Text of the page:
With risk-related securitisations beginning to make their mark in Dublin, PJ Henehan considers their tax implications.
Ten years ago, the Finance Act first introduced legislation concerning the tax treatment of securitisation transactions. This start was, however, hardly auspicious; the original legislation was very narrow in focus and limited the development of the securitisation market to within the International Financial Services Centre (IFSC). Subsequent Finance Acts in 1996 and 1999 have substantially broadened the legislation, which now seeks to provide a tax neutral environment for a wide variety of securitisation transactions in Ireland including risk-related transactions.
To date, around 100 securitisation transactions have been completed in Ireland but very few have involved the securitisation of insurance risk. Indeed, there may well have been a perception in the catastrophe risk market that it was not possible to undertake an insurance risk securitisation in Ireland as the definition of ‘financial assets' in the legislation does not specifically mention reinsurance contracts. Detailed negotiations and discussions with the Irish Revenue resulted in it agreeing that a reinsurance contract can be regarded as a ‘financial asset'. This breakthrough to the establishment of the first two risk-linked securitisation special purpose vehicles (SPVs) in Ireland last year. Ireland v other locations
Tax havens are the traditional location of securitisation SPVs and as Ireland is not a tax haven, a number of tax issues need to be considered before setting up an SPV in the country. These include:
Nominally, a 25% corporation tax rate applies to the profits of a reinsurance SPV resident in Ireland as these structures are not permissible within the IFSC tax regime, where the rate is 10%. However, in calculating the taxable profits of an SPV, expenses incurred wholly and exclusively for the purposes of the SPV's trade which are revenue and not capital in nature, including interest paid by the SPV to the noteholders, should be deductible for Irish corporation tax purposes. Furthermore, interest paid on ‘residual value' notes, where these do not exceed 25% of the total value of notes issued, is also deductible in computing taxable profits of the SPV. Therefore, an effective tax neutral position can be achieved in Ireland, putting the country on an equal footing with what can be achieved in a tax haven.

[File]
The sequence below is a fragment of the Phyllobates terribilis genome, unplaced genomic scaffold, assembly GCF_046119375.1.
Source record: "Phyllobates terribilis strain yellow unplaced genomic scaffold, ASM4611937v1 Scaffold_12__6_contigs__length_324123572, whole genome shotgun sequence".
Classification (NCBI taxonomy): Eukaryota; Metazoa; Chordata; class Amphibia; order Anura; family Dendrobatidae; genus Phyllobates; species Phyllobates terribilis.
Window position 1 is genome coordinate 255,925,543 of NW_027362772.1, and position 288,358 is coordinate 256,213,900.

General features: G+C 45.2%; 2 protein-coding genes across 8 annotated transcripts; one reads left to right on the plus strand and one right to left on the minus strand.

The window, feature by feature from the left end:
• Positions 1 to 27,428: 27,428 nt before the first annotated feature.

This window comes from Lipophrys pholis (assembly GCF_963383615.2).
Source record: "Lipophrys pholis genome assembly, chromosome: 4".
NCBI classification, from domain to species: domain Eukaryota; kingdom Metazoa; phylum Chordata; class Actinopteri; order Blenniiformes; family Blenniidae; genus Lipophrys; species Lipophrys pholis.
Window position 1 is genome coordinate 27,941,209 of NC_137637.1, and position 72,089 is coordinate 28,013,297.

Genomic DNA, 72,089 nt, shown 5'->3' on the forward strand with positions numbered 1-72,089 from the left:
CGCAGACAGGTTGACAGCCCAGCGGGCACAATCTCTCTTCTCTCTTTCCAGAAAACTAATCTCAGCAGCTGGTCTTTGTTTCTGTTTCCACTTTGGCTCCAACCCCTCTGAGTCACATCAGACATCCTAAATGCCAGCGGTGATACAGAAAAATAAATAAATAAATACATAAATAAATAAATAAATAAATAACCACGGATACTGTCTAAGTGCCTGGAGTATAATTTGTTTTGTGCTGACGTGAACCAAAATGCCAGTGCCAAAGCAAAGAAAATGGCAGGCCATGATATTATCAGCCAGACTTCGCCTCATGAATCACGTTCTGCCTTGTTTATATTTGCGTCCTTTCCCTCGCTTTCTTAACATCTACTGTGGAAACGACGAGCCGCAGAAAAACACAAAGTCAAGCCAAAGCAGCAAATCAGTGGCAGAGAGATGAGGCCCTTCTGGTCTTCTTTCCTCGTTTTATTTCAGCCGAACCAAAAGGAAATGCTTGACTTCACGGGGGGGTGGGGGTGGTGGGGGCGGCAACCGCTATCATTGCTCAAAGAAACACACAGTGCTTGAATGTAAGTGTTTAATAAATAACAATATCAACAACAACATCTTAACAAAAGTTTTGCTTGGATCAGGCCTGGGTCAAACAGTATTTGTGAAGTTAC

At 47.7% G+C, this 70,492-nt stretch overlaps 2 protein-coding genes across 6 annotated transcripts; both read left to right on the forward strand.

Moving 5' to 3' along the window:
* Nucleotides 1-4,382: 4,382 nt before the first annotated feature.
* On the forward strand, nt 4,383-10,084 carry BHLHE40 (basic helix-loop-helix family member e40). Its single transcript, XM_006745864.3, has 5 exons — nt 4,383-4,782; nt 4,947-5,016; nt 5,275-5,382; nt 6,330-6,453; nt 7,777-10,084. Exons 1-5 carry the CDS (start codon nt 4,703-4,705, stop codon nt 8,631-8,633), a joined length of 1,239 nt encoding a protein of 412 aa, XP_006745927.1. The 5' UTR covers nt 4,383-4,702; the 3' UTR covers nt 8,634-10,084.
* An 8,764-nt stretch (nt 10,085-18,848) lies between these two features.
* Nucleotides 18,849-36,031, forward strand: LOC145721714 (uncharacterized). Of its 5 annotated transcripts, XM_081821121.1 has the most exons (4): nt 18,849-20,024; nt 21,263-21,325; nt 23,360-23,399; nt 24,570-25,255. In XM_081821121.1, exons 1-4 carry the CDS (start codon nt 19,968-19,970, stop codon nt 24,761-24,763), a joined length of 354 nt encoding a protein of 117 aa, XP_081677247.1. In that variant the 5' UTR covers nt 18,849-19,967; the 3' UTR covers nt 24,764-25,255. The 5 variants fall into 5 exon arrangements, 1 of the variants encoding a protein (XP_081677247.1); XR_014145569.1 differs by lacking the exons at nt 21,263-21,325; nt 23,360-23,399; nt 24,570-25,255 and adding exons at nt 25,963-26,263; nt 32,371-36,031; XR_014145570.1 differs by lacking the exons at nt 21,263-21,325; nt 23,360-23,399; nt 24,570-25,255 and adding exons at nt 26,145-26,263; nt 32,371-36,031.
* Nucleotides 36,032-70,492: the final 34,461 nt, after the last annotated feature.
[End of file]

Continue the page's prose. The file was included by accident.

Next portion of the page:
Withholding tax on interest payments to noteholders
Interest paid by a reinsurance SPV in the ordinary course of its trade or business to a company resident in another member state of the EU or a territory with which Ireland has a double taxation agreement (‘relevant territory') is not subject to withholding tax in Ireland. However, interest payments to residents of non-treaty and non-EU countries or to persons whose usual place of abode is in Ireland will be subject to withholding tax at the standard rate of income tax (20% from 6 April 2001) unless, in the case of non-Irish residents, the SPV issues quoted eurobonds which are bonds held in bearer form. In practice and with some forward planning, withholding tax has not been a major issue for reinsurance-related securitisation transactions undertaken to date in Ireland.
Irish capital duty at the rate of 1% arises on the value of shares issued in an SPV if the SPV is a limited liability company. However, this cost can be reduced by funding the SPV by means of share capital and capital contribution (on which capital duty liability does not arise). In fact, if the minimum amount is put in by way of share capital with the balance by way of capital contribution, the capital duty cost is only around ¤400.
In general, stamp duty should not be chargeable on the issue or transfer of notes issued by an SPV as long as the money raised from the notes is used in the course of the SPV's business. Again, experience would indicate that stamp duty on the issue or transfer of notes should not arise in practice.
The issue of notes and the reinsurance arrangements regarding the risks to be securitised should be exempt from VAT in Ireland. While the activities of the SPV will be regarded as VAT-exempt reinsurance services and the SPV will not be required to charge VAT to the ceding insurer, it generally means that VAT incurred by the SPV on expenses such as professional fees may not be recovered. However, with careful planning it is possible to minimise irrecoverable VAT.